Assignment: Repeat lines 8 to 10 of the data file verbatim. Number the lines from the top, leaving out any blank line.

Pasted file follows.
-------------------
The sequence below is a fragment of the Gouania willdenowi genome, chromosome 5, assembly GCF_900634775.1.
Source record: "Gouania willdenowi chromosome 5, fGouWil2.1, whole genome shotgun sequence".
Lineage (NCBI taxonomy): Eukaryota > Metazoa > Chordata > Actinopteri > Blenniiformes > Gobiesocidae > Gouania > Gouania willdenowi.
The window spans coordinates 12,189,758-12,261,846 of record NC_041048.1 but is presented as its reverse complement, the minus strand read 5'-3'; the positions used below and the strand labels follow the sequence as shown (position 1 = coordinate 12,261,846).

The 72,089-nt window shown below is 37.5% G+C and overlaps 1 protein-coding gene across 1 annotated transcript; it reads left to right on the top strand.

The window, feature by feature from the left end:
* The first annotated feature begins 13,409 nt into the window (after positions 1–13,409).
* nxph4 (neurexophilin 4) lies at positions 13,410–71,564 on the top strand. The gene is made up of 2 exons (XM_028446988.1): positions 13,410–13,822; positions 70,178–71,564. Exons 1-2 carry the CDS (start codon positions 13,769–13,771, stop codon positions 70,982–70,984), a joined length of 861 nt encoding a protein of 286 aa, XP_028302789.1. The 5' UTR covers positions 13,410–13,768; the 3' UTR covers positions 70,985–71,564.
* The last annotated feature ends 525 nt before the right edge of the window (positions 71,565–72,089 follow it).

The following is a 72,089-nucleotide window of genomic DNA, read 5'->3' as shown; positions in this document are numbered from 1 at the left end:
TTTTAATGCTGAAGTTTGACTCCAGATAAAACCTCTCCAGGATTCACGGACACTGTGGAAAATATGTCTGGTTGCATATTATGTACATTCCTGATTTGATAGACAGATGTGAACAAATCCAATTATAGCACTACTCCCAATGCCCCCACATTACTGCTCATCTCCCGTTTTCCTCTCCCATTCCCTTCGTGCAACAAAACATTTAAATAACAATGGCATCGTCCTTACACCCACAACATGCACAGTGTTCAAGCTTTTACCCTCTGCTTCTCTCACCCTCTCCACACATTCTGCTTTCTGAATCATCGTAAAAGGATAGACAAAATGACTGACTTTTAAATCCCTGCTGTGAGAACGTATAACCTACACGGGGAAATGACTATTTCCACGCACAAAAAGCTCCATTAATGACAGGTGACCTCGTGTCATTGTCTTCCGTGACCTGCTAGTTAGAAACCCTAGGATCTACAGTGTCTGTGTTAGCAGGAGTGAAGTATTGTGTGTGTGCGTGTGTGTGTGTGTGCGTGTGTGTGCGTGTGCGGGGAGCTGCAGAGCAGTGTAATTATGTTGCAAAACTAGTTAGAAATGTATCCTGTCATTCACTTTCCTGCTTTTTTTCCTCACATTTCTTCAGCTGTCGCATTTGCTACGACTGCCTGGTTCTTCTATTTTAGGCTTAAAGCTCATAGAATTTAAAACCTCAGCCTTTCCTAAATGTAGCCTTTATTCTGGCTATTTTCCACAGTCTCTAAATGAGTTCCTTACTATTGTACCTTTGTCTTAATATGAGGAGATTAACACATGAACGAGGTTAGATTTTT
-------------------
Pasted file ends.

* nxph4 (neurexophilin 4) lies at positions 13,410–71,564 on the top strand. The gene is made up of 2 exons (XM_028446988.1): positions 13,410–13,822; positions 70,178–71,564. Exons 1-2 carry the CDS (start codon positions 13,769–13,771, stop codon positions 70,982–70,984), a joined length of 861 nt encoding a protein of 286 aa, XP_028302789.1. The 5' UTR covers positions 13,410–13,768; the 3' UTR covers positions 70,985–71,564.
* The last annotated feature ends 525 nt before the right edge of the window (positions 71,565–72,089 follow it).

The following is a 72,089-nucleotide window of genomic DNA, read 5'->3' as shown; positions in this document are numbered from 1 at the left end: